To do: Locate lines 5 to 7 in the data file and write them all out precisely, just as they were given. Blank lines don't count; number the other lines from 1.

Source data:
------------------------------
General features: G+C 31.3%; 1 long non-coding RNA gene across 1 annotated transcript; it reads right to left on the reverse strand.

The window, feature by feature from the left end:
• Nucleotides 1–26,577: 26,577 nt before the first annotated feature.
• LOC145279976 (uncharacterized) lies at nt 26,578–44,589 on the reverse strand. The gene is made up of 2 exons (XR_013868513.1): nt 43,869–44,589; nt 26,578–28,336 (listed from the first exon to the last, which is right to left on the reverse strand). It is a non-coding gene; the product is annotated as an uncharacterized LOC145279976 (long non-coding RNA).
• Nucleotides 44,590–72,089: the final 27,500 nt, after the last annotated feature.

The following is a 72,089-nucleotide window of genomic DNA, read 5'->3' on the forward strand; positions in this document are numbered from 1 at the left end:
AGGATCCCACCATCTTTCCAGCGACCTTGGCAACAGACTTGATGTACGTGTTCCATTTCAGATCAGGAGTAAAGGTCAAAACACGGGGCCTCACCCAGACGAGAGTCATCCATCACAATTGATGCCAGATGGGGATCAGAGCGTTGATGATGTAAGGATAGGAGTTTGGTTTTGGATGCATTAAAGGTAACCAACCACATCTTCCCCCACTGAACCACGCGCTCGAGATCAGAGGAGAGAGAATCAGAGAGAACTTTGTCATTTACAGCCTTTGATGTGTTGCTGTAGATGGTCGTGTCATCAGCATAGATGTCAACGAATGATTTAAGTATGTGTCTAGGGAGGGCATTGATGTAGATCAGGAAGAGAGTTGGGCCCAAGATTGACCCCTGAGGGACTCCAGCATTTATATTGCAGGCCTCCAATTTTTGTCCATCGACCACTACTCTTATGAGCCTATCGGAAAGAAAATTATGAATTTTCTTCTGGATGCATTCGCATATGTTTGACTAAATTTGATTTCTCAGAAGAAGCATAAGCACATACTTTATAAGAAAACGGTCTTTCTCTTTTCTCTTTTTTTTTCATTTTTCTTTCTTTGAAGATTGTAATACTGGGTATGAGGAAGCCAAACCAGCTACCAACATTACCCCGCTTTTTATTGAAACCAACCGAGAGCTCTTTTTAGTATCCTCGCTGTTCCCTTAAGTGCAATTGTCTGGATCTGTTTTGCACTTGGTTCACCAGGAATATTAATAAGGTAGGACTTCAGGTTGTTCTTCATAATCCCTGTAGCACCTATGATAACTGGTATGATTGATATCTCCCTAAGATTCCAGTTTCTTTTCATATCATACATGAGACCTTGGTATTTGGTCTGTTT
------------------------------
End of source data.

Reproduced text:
• Nucleotides 44,590–72,089: the final 27,500 nt, after the last annotated feature.

The following is a 72,089-nucleotide window of genomic DNA, read 5'->3' on the forward strand; positions in this document are numbered from 1 at the left end:
AGGATCCCACCATCTTTCCAGCGACCTTGGCAACAGACTTGATGTACGTGTTCCATTTCAGATCAGGAGTAAAGGTCAAAACACGGGGCCTCACCCAGACGAGAGTCATCCATCACAATTGATGCCAGATGGGGATCAGAGCGTTGATGATGTAAGGATAGGAGTTTGGTTTTGGATGCATTAAAGGTAACCAACCACATCTTCCCCCACTGAACCACGCGCTCGAGATCAGAGGAGAGAGAATCAGAGAGAACTTTGTCATTTACAGCCTTTGATGTGTTGCTGTAGATGGTCGTGTCATCAGCATAGATGTCAACGAATGATTTAAGTATGTGTCTAGGGAGGGCATTGATGTAGATCAGGAAGAGAGTTGGGCCCAAGATTGACCCCTGAGGGACTCCAGCATTTATATTGCAGGCCTCCAATTTTTGTCCATCGACCACTACTCTTATGAGCCTATCGGAAAGAAAATTATGAATTTTCTTCTGGATGCATTCGCATATGTTTGACTAAATTTGATTTCTCAGAAGAAGCATAAGCACATACTTTATAAGAAAACGGTCTTTCTCTTTTCTCTTTTTTTTTCATTTTTCTTTCTTTGAAGATTGTAATACTGGGTATGAGGAAGCCAAACCAGCTACCAACATTACCCCGCTTTTTATTGAAACCAACCGAGAGCTCTTTTTAGTATCCTCGCTGTTCCCTTAAGTGCAATTGTCTGGATCTGTTTTGCACTTGGTTCACCAGGAATATTAATAAGGTAGGACTTCAGGTTGTTCTTCATAATCCCTGTAGCACCTATGATAACTGGTATGATTGATATCTCCCTAAGATTCCAGTTTCTTTTCATATCATACATGAGACCTTGGTATTTGGTCTGTTT